1/4 teaspoon ground white pepper
1/4 teaspoon ground cayenne pepper
3 tablespoons gumbo file powder (available at Penzeys)
12 cups chicken stock or water
1 chicken, cut into 8 pieces (or 3-4 pounds of bone-in chicken pieces)
About 4 tablespoons Chef Paul Prudhomme's Meat Magic seasoning (alternatively: 3 parts salt and pepper, 1 part granulated garlic)
3 cups all-purpose white flour
4 cups vegetable or peanut oil

Method

Preheat oven to 350 degrees. Place the sliced sausage on a shallow baking pan and bake until the edges turn brown, 40-45 minutes. Remove from oven and set aside.

Heat the olive oil in a large pot over high heat. Add 3 cups of onion, 2 cups of celery, 1 1/2 cups of bell pepper, and bay leaves. Cook, stirring occasionally, until the onions begin to turn brown, 12-15 minutes.

Add the remaining vegetables: 1 cup of onion, 1 cup of celery, and 1/2 cup of bell pepper. Reduce heat to medium, Cook, stirring occasionally, until the second stage of onions turn clear, 2-3 minutes.

Add the garlic, salt, thyme, black pepper, white pepper, cayenne, and file powder. Reduce heat to low. Cook, stirring constantly, three or four minutes.

Add the chicken stock and bring to a boil. Add the cooked sausage. Reduce heat to low and simmer, stirring occasionally, for one hour. Skim off any excess oil that rises to the surface and discard.

While broth is simmering, brown the chicken: Heat 2 frying pans over medium heat (preferably cast-iron skillets). KOD note: I cooked all of the chicken, in batches, in a wok. Oil should be about 1/2-inch deep (about two cups per skillet).

In a shallow baking pan, add 2 cups of flour and 4 teaspoons of the Meat Magic seasoning. Blend well and set aside.

Season the chicken pieces lightly and evenly with the Meat Magic seasoning, about 1 teaspoon for per pound of chicken.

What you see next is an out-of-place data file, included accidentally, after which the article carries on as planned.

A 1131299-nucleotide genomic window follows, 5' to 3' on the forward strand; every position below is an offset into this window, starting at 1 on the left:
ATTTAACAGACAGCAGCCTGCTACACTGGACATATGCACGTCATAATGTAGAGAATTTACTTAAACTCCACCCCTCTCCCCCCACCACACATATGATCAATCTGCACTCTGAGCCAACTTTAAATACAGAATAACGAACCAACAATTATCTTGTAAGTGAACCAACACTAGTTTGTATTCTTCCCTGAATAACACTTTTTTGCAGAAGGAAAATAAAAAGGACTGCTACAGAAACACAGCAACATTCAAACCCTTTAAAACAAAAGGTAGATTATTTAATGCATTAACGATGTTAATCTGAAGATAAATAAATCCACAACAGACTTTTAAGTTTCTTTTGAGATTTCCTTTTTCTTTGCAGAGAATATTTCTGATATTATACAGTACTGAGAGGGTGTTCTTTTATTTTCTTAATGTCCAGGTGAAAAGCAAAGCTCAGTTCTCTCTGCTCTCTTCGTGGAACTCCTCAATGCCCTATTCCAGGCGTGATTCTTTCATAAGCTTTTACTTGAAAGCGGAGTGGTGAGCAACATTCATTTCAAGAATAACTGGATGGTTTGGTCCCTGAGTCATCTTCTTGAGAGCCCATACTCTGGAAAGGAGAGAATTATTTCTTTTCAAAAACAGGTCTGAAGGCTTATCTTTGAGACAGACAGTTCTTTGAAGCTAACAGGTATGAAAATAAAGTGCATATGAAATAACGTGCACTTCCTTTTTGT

Heat oil until slightly below frying temperature (about 350 degrees.). Dredge the seasoned chicken pieces in the seasoned flour and add to the oil. Fry chicken on both sides until brown and crispy, about five minutes per side. Remove chicken from oil and set on paper towels to drain. Add the browned chicken pieces to the simmering broth and cook, stirring occasionally, until the chicken is fully cooked and tender, 35-40 minutes.

Remove chicken from pot and place it on a shallow pan to cool. When chicken is cool enough to handle, take the meat off the bones and set aside. Discard the chicken bones and skin.

Make a roux: After the frying oil has cooled off a bit, slowly and carefully pour some of the frying oil into a heatproof glass measuring cup. You just want the clear oil, with no browned bits of flour. You will need 3⁄4 cup plus 2 tablespoons of oil to make the roux.

Heat a cast-iron skillet over high heat and add the measured-out, drained oil. When oil is hot, gradually add 1 cup of flour, whisking or stirring constantly. Cook, whisking constantly, until the roux becomes the color of peanut butter. Reduce heat to medium and continue cooking, whisking constantly, until the roux is deep reddish brown (chocolate brown). KOD note: This will take about 15 minutes. Remove from heat and set aside to cool for 15 minutes.

Bring the gumbo broth back up to a boil. Carefully pour off any excess oil that may have risen to the top of the roux and discard. Slowly and carefully add the roux to the boiling broth, a little bit at a time, stirring constantly. Reduce heat to low and simmer, stirring occasionally, 25-30 minutes. Skim off any excess oil that rises to the surface and discard. Add chicken, increase heat to medium, and cook, stirring gently, until the chicken is heated through.

Serve immediately with cooked rice.